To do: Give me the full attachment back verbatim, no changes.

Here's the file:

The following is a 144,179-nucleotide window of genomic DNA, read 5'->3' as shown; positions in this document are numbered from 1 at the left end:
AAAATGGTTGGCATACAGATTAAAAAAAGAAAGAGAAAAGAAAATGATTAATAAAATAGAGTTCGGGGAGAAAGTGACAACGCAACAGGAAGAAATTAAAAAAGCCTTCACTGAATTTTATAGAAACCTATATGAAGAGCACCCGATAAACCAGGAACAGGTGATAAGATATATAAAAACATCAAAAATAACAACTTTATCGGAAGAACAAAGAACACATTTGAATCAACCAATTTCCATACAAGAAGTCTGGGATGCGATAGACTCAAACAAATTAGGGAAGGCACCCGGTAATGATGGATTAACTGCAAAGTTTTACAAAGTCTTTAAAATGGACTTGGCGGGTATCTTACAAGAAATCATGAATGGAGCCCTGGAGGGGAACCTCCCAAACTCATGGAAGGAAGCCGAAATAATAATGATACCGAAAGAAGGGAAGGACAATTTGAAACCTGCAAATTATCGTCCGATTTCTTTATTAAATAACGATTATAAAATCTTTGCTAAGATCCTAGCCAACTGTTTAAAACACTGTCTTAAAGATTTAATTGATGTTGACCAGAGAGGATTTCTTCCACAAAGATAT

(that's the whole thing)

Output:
The following is a 144,179-nucleotide window of genomic DNA, read 5'->3' as shown; positions in this document are numbered from 1 at the left end:
AAAATGGTTGGCATACAGATTAAAAAAAGAAAGAGAAAAGAAAATGATTAATAAAATAGAGTTCGGGGAGAAAGTGACAACGCAACAGGAAGAAATTAAAAAAGCCTTCACTGAATTTTATAGAAACCTATATGAAGAGCACCCGATAAACCAGGAACAGGTGATAAGATATATAAAAACATCAAAAATAACAACTTTATCGGAAGAACAAAGAACACATTTGAATCAACCAATTTCCATACAAGAAGTCTGGGATGCGATAGACTCAAACAAATTAGGGAAGGCACCCGGTAATGATGGATTAACTGCAAAGTTTTACAAAGTCTTTAAAATGGACTTGGCGGGTATCTTACAAGAAATCATGAATGGAGCCCTGGAGGGGAACCTCCCAAACTCATGGAAGGAAGCCGAAATAATAATGATACCGAAAGAAGGGAAGGACAATTTGAAACCTGCAAATTATCGTCCGATTTCTTTATTAAATAACGATTATAAAATCTTTGCTAAGATCCTAGCCAACTGTTTAAAACACTGTCTTAAAGATTTAATTGATGTTGACCAGAGAGGATTTCTTCCACAAAGATAT